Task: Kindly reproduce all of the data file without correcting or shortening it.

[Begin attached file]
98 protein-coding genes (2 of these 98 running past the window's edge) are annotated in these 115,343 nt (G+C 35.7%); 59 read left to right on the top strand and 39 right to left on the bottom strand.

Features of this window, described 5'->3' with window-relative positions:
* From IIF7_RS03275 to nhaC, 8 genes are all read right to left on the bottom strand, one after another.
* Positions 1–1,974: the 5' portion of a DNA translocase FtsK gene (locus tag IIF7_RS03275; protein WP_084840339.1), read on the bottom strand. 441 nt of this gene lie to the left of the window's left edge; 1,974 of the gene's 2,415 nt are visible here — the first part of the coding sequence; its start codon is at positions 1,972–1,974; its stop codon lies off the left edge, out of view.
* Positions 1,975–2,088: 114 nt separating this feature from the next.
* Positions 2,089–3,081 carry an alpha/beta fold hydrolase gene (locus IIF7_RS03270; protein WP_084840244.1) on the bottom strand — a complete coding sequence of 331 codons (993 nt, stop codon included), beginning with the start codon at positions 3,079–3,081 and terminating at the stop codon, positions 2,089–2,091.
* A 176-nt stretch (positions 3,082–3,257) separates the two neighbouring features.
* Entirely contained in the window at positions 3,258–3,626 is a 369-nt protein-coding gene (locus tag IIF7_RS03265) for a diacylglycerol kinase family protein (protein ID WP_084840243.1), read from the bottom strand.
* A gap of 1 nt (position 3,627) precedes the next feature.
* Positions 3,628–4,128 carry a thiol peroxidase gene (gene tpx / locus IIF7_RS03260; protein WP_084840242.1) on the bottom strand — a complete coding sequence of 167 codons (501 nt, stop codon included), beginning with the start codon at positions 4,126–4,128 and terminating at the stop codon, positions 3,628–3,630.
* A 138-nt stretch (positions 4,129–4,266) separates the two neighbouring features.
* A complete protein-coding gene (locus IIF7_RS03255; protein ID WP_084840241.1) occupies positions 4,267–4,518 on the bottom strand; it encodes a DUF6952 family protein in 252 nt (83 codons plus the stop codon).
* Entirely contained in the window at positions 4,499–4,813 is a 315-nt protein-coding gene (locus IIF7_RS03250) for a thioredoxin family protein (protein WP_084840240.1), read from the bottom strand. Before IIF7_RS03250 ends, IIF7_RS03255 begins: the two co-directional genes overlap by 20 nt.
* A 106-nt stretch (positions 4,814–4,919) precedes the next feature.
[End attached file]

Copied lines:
98 protein-coding genes (2 of these 98 running past the window's edge) are annotated in these 115,343 nt (G+C 35.7%); 59 read left to right on the top strand and 39 right to left on the bottom strand.

Features of this window, described 5'->3' with window-relative positions:
* From IIF7_RS03275 to nhaC, 8 genes are all read right to left on the bottom strand, one after another.
* Positions 1–1,974: the 5' portion of a DNA translocase FtsK gene (locus tag IIF7_RS03275; protein WP_084840339.1), read on the bottom strand. 441 nt of this gene lie to the left of the window's left edge; 1,974 of the gene's 2,415 nt are visible here — the first part of the coding sequence; its start codon is at positions 1,972–1,974; its stop codon lies off the left edge, out of view.
* Positions 1,975–2,088: 114 nt separating this feature from the next.
* Positions 2,089–3,081 carry an alpha/beta fold hydrolase gene (locus IIF7_RS03270; protein WP_084840244.1) on the bottom strand — a complete coding sequence of 331 codons (993 nt, stop codon included), beginning with the start codon at positions 3,079–3,081 and terminating at the stop codon, positions 2,089–2,091.
* A 176-nt stretch (positions 3,082–3,257) separates the two neighbouring features.
* Entirely contained in the window at positions 3,258–3,626 is a 369-nt protein-coding gene (locus tag IIF7_RS03265) for a diacylglycerol kinase family protein (protein ID WP_084840243.1), read from the bottom strand.
* A gap of 1 nt (position 3,627) precedes the next feature.
* Positions 3,628–4,128 carry a thiol peroxidase gene (gene tpx / locus IIF7_RS03260; protein WP_084840242.1) on the bottom strand — a complete coding sequence of 167 codons (501 nt, stop codon included), beginning with the start codon at positions 4,126–4,128 and terminating at the stop codon, positions 3,628–3,630.
* A 138-nt stretch (positions 4,129–4,266) separates the two neighbouring features.
* A complete protein-coding gene (locus IIF7_RS03255; protein ID WP_084840241.1) occupies positions 4,267–4,518 on the bottom strand; it encodes a DUF6952 family protein in 252 nt (83 codons plus the stop codon).
* Entirely contained in the window at positions 4,499–4,813 is a 315-nt protein-coding gene (locus IIF7_RS03250) for a thioredoxin family protein (protein WP_084840240.1), read from the bottom strand. Before IIF7_RS03250 ends, IIF7_RS03255 begins: the two co-directional genes overlap by 20 nt.
* A 106-nt stretch (positions 4,814–4,919) precedes the next feature.